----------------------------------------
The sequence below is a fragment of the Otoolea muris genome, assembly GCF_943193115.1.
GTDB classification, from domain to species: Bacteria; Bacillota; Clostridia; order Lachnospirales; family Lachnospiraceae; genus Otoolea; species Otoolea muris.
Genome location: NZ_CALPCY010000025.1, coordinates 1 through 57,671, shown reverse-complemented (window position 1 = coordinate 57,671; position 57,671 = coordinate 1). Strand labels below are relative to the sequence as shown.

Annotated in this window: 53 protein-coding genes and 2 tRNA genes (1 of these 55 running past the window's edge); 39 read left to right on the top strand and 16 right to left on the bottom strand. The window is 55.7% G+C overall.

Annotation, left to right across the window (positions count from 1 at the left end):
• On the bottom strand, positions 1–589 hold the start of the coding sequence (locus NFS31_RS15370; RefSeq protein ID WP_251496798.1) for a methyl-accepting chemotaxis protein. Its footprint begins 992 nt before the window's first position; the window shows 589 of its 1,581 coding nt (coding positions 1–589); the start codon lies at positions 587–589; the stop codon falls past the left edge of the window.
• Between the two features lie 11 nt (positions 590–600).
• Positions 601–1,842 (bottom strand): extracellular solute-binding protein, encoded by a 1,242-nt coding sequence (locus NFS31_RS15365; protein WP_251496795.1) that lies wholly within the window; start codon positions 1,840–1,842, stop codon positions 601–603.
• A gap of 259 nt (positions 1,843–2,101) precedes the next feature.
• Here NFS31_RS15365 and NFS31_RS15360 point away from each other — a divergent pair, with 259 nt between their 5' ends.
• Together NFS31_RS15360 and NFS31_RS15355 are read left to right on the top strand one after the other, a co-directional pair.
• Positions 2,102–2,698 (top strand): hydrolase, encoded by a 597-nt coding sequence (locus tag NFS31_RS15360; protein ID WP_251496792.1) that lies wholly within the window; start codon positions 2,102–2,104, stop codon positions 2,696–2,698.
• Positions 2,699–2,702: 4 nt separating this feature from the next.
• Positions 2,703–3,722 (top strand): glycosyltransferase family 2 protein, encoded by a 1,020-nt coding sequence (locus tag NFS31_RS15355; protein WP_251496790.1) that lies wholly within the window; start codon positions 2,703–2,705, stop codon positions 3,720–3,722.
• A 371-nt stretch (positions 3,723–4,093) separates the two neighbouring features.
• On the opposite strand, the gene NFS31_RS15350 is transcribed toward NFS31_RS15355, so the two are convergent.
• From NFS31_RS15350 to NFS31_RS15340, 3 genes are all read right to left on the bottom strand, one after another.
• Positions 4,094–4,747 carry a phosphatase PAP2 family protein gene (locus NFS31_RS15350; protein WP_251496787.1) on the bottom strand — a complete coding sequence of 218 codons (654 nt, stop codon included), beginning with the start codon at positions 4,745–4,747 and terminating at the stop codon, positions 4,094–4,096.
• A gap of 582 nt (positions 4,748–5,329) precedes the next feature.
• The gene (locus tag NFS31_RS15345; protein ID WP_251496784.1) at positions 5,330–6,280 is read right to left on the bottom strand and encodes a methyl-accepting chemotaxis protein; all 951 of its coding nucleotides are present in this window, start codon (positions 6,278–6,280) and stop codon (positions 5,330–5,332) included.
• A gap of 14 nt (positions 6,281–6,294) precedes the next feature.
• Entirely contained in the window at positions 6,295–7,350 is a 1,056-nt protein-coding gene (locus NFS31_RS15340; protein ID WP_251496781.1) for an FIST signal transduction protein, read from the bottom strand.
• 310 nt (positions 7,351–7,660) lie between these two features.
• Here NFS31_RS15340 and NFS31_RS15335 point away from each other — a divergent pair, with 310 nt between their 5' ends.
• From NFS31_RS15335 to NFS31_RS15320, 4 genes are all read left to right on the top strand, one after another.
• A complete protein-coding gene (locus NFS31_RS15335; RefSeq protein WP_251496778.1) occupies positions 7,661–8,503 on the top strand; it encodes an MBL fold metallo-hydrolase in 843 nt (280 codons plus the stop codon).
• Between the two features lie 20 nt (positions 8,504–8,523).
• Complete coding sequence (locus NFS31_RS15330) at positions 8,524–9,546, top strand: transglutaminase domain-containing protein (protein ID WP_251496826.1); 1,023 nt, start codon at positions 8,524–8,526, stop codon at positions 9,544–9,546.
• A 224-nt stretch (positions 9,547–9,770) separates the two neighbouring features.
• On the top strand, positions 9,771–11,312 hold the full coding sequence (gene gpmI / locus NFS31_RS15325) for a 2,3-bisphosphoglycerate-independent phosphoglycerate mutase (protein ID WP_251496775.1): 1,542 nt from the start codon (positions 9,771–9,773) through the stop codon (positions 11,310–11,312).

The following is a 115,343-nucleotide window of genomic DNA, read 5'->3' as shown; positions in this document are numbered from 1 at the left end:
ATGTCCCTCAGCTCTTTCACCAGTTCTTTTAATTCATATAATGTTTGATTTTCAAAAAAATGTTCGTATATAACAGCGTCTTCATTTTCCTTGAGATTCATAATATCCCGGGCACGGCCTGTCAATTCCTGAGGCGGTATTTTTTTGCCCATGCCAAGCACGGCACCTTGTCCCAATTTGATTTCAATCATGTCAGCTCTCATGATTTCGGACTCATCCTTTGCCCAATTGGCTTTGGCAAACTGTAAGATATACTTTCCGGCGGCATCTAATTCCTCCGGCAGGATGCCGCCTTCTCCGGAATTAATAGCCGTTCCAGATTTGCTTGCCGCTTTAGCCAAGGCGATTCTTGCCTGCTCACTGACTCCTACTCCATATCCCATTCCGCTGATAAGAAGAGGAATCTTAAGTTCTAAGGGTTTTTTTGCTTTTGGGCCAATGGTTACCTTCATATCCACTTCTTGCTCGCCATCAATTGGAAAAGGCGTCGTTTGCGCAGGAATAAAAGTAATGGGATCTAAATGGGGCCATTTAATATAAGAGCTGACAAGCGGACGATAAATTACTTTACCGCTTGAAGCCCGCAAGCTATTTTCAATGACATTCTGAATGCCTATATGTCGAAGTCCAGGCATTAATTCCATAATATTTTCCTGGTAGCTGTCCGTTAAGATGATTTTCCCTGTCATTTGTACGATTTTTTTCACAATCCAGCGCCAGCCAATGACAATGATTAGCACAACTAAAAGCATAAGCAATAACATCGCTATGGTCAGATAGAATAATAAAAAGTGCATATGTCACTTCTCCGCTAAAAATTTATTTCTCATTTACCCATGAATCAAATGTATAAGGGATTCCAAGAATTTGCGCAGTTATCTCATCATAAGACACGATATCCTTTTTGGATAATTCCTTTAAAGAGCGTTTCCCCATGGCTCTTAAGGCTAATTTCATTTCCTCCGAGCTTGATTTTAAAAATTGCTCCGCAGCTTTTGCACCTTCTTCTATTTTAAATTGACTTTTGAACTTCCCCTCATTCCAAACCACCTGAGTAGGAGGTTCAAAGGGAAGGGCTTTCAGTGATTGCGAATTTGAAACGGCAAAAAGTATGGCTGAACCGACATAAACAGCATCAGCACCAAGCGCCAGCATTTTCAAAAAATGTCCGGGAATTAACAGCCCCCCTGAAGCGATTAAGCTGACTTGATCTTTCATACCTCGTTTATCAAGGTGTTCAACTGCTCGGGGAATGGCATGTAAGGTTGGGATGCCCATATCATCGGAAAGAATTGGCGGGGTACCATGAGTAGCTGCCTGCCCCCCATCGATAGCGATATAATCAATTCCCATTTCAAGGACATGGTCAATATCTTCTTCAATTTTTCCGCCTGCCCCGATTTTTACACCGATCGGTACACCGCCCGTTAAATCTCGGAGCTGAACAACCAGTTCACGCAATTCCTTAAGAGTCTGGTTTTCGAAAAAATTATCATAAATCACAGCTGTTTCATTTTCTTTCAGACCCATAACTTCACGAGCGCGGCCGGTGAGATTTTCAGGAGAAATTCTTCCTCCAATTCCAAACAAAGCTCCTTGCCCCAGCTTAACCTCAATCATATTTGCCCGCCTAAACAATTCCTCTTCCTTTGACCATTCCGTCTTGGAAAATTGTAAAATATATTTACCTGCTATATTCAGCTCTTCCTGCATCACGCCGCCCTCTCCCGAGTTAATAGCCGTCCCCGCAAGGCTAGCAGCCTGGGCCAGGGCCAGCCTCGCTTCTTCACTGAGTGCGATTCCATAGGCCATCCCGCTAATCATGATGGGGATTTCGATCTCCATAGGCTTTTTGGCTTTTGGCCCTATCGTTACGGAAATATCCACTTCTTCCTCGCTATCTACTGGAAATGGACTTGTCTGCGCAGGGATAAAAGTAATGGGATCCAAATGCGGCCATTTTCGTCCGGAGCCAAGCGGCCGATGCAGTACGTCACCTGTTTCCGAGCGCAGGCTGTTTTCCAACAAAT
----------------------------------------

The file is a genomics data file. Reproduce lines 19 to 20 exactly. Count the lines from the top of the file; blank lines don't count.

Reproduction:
• A gap of 582 nt (positions 4,748–5,329) precedes the next feature.
• The gene (locus tag NFS31_RS15345; protein ID WP_251496784.1) at positions 5,330–6,280 is read right to left on the bottom strand and encodes a methyl-accepting chemotaxis protein; all 951 of its coding nucleotides are present in this window, start codon (positions 6,278–6,280) and stop codon (positions 5,330–5,332) included.